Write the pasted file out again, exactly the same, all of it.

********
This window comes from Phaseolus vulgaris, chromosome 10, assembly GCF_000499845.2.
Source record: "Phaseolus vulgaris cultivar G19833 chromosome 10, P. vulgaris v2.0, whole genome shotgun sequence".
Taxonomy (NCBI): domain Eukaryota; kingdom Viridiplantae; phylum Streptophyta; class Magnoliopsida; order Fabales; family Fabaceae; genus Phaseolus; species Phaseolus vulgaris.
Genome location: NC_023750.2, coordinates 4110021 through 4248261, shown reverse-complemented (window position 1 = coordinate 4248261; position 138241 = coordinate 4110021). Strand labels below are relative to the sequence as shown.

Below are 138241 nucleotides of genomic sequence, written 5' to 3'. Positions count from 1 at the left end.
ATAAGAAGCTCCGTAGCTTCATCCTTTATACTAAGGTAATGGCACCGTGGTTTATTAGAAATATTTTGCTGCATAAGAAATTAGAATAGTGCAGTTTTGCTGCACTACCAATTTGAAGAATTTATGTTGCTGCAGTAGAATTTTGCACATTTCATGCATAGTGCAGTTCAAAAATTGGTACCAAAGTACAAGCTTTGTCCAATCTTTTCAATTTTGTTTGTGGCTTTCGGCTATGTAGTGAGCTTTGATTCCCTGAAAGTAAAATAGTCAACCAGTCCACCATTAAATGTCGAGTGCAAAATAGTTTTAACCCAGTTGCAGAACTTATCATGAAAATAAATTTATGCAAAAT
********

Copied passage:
This window comes from Phaseolus vulgaris, chromosome 10, assembly GCF_000499845.2.
Source record: "Phaseolus vulgaris cultivar G19833 chromosome 10, P. vulgaris v2.0, whole genome shotgun sequence".
Taxonomy (NCBI): domain Eukaryota; kingdom Viridiplantae; phylum Streptophyta; class Magnoliopsida; order Fabales; family Fabaceae; genus Phaseolus; species Phaseolus vulgaris.
Genome location: NC_023750.2, coordinates 4110021 through 4248261, shown reverse-complemented (window position 1 = coordinate 4248261; position 138241 = coordinate 4110021). Strand labels below are relative to the sequence as shown.

Below are 138241 nucleotides of genomic sequence, written 5' to 3'. Positions count from 1 at the left end.
ATAAGAAGCTCCGTAGCTTCATCCTTTATACTAAGGTAATGGCACCGTGGTTTATTAGAAATATTTTGCTGCATAAGAAATTAGAATAGTGCAGTTTTGCTGCACTACCAATTTGAAGAATTTATGTTGCTGCAGTAGAATTTTGCACATTTCATGCATAGTGCAGTTCAAAAATTGGTACCAAAGTACAAGCTTTGTCCAATCTTTTCAATTTTGTTTGTGGCTTTCGGCTATGTAGTGAGCTTTGATTCCCTGAAAGTAAAATAGTCAACCAGTCCACCATTAAATGTCGAGTGCAAAATAGTTTTAACCCAGTTGCAGAACTTATCATGAAAATAAATTTATGCAAAAT